When a tech company recently came to Stefano Schiavon at the University of California, Berkeley to test an air-conditioning system for its office, his mind went to flip-flops. The new system would blast cool air from the floor rather than the ceiling, and this being the Bay Area, and this being a tech company, Schiavon figured he couldn’t use the same old models researchers have been using since the 70s to study thermal comfort. (Yes, that is the name for the academic study of maintaining a building at just the right temperature.)

He needed to test people in flip-flops.

Feet, it turns out, are exquisitely sensitive to temperature. When you get cold, the blood vessels in your extremities are the first to constrict, which is your body’s way of preventing more heat loss. “You feel uncomfortable because your feet get numb or getting close to numb,” says Edward Arens, an architect at the University of Berkeley, who also studies thermal comfort. If building managers could heat or cool the feet alone, they could cut energy and costs. So at Berkeley, researchers are focusing on thermal comfort from the feet up.

Despite the outsized importance of feet in thermal comfort, footwear hasn’t been a big focus in the field. “Shoes haven’t gotten quite as much attention as clothing,” says Arens. Thermal comfort researchers have long had a trove of data on how well different types of clothing insulate the body. Not so with shoes. “Ten years ago, about all they had data for was men’s shoes with thick socks, going back to the 60s when everyone was wearing suits,” he says.

As someone who does not wear men’s shoes with thick socks, I confess to having hoarded a mini heater under my desk for the express purpose of warming my ankles. These heaters, Arens informed me, “are hated by the building managers.” They’re fire hazards, and they’re hugely inefficient because they blow hot air. Think about it: “Blowing” and “heat” actually have opposite effects. Blowing air over your feet cools them.  So to warm your feet by blowing air, the heater has to blow extra hot air. And because that air mixes with cooler air in the room, it has to blow extra extra hot air. There is your fire hazard.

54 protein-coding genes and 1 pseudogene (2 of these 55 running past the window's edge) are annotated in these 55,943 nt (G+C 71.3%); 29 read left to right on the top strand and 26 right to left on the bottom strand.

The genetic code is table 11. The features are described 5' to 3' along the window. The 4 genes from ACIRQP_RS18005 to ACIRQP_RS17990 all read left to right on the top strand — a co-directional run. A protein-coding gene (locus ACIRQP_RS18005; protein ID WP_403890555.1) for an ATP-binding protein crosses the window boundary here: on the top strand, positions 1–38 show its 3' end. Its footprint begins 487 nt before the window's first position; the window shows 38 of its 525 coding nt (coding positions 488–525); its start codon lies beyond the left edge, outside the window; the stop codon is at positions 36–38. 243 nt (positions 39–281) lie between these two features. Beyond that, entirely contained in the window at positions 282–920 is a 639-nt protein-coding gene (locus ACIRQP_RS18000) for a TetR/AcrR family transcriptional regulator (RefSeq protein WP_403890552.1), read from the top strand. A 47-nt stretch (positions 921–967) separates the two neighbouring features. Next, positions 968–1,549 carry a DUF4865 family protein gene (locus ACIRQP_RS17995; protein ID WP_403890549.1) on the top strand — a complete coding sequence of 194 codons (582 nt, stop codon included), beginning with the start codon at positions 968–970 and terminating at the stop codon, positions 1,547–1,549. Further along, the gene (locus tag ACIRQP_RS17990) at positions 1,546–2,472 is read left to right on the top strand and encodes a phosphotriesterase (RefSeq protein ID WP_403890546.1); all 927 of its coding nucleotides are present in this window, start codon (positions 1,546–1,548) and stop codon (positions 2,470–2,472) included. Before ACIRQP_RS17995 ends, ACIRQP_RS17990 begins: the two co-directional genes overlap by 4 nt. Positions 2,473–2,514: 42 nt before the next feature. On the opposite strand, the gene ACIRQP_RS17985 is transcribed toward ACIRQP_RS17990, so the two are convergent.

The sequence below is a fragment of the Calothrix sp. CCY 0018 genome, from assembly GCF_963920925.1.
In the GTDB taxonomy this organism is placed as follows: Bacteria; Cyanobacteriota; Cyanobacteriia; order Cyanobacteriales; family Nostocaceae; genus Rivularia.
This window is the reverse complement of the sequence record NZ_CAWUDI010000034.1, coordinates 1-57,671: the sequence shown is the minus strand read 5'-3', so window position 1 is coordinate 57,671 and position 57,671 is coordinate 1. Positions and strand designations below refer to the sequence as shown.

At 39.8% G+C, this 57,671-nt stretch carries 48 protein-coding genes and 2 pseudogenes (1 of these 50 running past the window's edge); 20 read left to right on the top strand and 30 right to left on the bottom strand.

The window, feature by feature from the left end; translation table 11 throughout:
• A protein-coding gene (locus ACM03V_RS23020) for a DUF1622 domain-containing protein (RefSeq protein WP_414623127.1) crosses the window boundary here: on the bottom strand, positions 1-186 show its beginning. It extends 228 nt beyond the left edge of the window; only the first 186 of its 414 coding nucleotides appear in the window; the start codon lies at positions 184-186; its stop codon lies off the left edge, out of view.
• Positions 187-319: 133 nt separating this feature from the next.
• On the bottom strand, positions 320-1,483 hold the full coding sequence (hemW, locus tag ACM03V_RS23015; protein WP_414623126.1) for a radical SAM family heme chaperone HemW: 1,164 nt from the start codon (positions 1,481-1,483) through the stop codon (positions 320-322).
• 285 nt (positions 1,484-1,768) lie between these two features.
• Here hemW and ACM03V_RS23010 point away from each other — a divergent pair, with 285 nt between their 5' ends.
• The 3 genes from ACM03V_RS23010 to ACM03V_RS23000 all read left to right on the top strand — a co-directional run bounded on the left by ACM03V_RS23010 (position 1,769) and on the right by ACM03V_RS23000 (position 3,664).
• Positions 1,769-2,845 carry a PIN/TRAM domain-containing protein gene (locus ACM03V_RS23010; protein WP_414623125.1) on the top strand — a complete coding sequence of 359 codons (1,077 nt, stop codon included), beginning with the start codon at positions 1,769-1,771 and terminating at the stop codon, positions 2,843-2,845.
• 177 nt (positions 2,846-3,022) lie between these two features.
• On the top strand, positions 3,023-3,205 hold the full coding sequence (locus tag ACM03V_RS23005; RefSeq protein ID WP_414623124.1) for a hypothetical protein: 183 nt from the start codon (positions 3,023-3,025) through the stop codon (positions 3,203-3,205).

Stefano Schiavon
Stefano Schiavon

Arens has a better, more energy-efficient idea. He’s built a foot warmer that, unfortunately, looks a bit a foot oven. But inside, a lightbulb radiates heat onto your feet. No hot air. In tests among librarians working on the University of California, Berkeley campus, the foot warmers kept the librarians  warm even when the room temperature dropped 4 degrees Fahrenheit. That actually cut heating costs in half, according to Arens. If your feet are warm, the rest of your body can easily compensate for those 4 degrees by burning a few more calories without much discomfort.

An even more direct way to heat your feet? Heated insoles. Arens showed me some battery-powered prototypes on his desk. The tiny batteries could draw wireless power from charging coils in a mat. Because the insoles would directly heat your feet, they draw just two watts of power—compared to  the 1000 watts of hot air personal heaters can. (The foot warmers draw about 30 watts.) The prototypes are clunky though, not exactly something you can slip into a sleek pair of heels.

And that’s the challenge in selling office workers on these personal heating devices. People care about how things look. They don’t really care about saving their employers money on the energy bill. Arens said, not entirely jokingly, that the foot warmer could be better marketed for weight loss—you can stay comfortable while the rest of your body burns extra calories in the cold.

When it comes to cooling, feet need special consideration, too. What the tech company wanted Schiavon to test was an office-wide system that blew cool air at foot level. So Schiavon set up the system in Berkeley’s “controlled environment chamber,” a simulated office space where he has complete control over the chamber’s temperature, airflow, and humidity. He recruited students wearing flip-flops, plopped them in front of computers for three hours, and repeatedly surveyed them about their comfort levels.

Feet and ankles, Schiavon found, are even more sensitive to blowing air than previously thought. And this was an especially important finding for women, who are more likely to wear sandals and have bare ankles.  To keep people from getting too cold, foot-level air conditioning requires fine-tuning, like getting a diffuser to slow cold air before it hits bare ankles. Raising the temperature of the whole office by a few degrees in the summer also helped. That would be the most energy-efficient solution. If everyone came in with flip-flops or sandals in the summer, the building could save on AC.

In the early days of air conditioning, offices were full of men in suits. We’ve come a long way already. From an energy perspective, “it’s been very good to relax the dress code,” says Arens.  You can laugh now, but flip-flops? They might be next.